Wilco has become known as a band that takes risks in the name of bigger musical ideas. The Mermaid sessions dared to take on Woody Guthrie unpublished. Yankee Hotel Foxtrot‚ which bewildered the band's label‚ turned out to be a groundbreaking work of staggering genius. A Ghost is Born drew critical brickbats for the WTF maelstrom of "Less Than You Think." Yet after all that‚ Wilco has done two things bands rarely do--continued to push while building a fanatical following that won't avert its gaze.

Fittingly titled Wilco (The Album)‚ the band's latest release embodies everything that has drawn those fans in and kept them arrested--resonant‚ complexly-layered songs that push the boundary between music and noise‚ and intelligent‚ poetic lyrics that peel back the kitten fur to reveal the barbed wire hidden inside. But for even the most resolute fans‚ this album may be the one that finally breaks their attention. Despite the effort‚ it sounds a little too precisely like‚ well‚ Wilco.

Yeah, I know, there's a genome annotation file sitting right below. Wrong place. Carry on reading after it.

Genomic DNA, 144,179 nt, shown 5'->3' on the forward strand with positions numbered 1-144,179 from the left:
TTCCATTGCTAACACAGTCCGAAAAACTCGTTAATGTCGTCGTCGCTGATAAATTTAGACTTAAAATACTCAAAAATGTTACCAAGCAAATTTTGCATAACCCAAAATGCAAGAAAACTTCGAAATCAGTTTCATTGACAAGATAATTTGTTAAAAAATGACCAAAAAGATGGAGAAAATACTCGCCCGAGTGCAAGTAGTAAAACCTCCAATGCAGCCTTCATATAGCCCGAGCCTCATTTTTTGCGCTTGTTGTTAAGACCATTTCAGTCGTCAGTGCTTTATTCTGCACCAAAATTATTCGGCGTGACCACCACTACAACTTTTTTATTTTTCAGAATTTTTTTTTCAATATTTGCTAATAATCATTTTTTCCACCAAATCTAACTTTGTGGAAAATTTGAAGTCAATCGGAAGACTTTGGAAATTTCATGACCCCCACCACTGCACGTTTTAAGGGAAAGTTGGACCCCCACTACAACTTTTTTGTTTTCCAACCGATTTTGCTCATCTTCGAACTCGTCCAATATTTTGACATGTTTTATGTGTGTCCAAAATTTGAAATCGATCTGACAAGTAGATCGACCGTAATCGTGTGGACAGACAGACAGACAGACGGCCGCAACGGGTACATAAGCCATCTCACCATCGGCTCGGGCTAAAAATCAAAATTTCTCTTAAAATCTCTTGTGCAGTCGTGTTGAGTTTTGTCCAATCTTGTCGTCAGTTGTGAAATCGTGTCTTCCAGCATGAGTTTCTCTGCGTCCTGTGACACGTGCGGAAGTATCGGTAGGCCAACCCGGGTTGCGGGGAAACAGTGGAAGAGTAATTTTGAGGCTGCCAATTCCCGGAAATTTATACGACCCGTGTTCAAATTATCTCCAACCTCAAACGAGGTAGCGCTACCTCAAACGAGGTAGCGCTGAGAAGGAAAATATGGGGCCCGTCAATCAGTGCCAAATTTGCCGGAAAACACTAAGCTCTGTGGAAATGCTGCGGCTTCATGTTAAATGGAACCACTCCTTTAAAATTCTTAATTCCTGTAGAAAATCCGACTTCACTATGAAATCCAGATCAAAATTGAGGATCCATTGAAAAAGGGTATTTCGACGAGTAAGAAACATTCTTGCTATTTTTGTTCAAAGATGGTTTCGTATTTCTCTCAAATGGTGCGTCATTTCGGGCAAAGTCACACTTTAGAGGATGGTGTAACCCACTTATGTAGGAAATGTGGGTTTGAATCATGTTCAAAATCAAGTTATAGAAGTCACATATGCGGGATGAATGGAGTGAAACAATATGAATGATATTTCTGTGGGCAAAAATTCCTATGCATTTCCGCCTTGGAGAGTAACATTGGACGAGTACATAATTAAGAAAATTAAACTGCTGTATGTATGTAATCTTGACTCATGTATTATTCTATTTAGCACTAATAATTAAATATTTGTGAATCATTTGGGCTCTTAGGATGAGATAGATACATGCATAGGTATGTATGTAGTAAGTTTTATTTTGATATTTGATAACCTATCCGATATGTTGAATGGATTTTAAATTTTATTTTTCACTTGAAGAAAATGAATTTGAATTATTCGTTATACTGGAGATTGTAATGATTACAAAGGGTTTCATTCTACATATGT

Of course‚ given the band's history‚ this isn't necessarily a bad thing. Wilco (The Album) is loaded with gems. "Wilco (The Song)" howls along the edge of the knife. "Bull Black Nova" rattles with strapped-down fury‚ and threatens to come apart at the seams. "You Never Know" is a road-ready live show anthem. And "I'll Fight" is as sublime a love letter as Jeff Tweedy has ever sung.

But the downside here is that for the first time in a while‚ the band has done little to nudge listeners away--or toward a new idea of what Wilco can be. The tunes aren't mailed in--far from it--but they lack a compelling urgency. In the past‚ you could put on a new Wilco release‚ and know that there would be something to leave you shaking your head‚ even if you thought you knew the band before. But with Wilco (The Album)‚ a great band has failed to push. After all this time‚ we've come to expect more.